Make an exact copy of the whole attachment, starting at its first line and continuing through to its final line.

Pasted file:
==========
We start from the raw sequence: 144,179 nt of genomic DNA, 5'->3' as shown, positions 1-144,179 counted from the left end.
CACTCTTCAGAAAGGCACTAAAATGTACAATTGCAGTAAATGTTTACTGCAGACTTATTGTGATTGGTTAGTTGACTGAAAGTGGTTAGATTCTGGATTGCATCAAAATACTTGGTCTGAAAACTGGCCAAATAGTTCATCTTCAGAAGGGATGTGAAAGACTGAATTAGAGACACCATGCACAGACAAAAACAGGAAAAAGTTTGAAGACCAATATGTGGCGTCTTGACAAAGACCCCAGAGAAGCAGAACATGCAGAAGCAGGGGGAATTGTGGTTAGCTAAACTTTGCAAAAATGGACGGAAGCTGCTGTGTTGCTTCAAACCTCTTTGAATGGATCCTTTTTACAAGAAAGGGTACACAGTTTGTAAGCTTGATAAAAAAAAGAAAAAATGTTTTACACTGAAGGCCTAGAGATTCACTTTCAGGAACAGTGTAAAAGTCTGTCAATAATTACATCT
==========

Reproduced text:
We start from the raw sequence: 144,179 nt of genomic DNA, 5'->3' as shown, positions 1-144,179 counted from the left end.
CACTCTTCAGAAAGGCACTAAAATGTACAATTGCAGTAAATGTTTACTGCAGACTTATTGTGATTGGTTAGTTGACTGAAAGTGGTTAGATTCTGGATTGCATCAAAATACTTGGTCTGAAAACTGGCCAAATAGTTCATCTTCAGAAGGGATGTGAAAGACTGAATTAGAGACACCATGCACAGACAAAAACAGGAAAAAGTTTGAAGACCAATATGTGGCGTCTTGACAAAGACCCCAGAGAAGCAGAACATGCAGAAGCAGGGGGAATTGTGGTTAGCTAAACTTTGCAAAAATGGACGGAAGCTGCTGTGTTGCTTCAAACCTCTTTGAATGGATCCTTTTTACAAGAAAGGGTACACAGTTTGTAAGCTTGATAAAAAAAAGAAAAAATGTTTTACACTGAAGGCCTAGAGATTCACTTTCAGGAACAGTGTAAAAGTCTGTCAATAATTACATCT